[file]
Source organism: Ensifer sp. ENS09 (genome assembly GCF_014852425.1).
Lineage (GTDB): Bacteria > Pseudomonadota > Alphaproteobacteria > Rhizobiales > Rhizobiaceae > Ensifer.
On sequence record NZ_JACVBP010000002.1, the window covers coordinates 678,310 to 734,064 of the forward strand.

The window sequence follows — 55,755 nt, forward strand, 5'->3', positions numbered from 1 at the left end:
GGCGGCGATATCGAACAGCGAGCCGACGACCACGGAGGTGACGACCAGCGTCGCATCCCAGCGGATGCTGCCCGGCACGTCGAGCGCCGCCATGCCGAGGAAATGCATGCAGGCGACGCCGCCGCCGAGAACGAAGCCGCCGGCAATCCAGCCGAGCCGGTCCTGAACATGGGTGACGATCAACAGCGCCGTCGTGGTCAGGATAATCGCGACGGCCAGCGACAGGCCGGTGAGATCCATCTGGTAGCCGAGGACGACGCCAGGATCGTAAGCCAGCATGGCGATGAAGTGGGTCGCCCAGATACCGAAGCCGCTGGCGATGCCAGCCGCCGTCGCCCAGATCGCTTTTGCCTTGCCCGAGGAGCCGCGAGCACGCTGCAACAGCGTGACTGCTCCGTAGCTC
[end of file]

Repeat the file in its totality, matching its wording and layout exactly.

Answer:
Source organism: Ensifer sp. ENS09 (genome assembly GCF_014852425.1).
Lineage (GTDB): Bacteria > Pseudomonadota > Alphaproteobacteria > Rhizobiales > Rhizobiaceae > Ensifer.
On sequence record NZ_JACVBP010000002.1, the window covers coordinates 678,310 to 734,064 of the forward strand.

The window sequence follows — 55,755 nt, forward strand, 5'->3', positions numbered from 1 at the left end:
GGCGGCGATATCGAACAGCGAGCCGACGACCACGGAGGTGACGACCAGCGTCGCATCCCAGCGGATGCTGCCCGGCACGTCGAGCGCCGCCATGCCGAGGAAATGCATGCAGGCGACGCCGCCGCCGAGAACGAAGCCGCCGGCAATCCAGCCGAGCCGGTCCTGAACATGGGTGACGATCAACAGCGCCGTCGTGGTCAGGATAATCGCGACGGCCAGCGACAGGCCGGTGAGATCCATCTGGTAGCCGAGGACGACGCCAGGATCGTAAGCCAGCATGGCGATGAAGTGGGTCGCCCAGATACCGAAGCCGCTGGCGATGCCAGCCGCCGTCGCCCAGATCGCTTTTGCCTTGCCCGAGGAGCCGCGAGCACGCTGCAACAGCGTGACTGCTCCGTAGCTC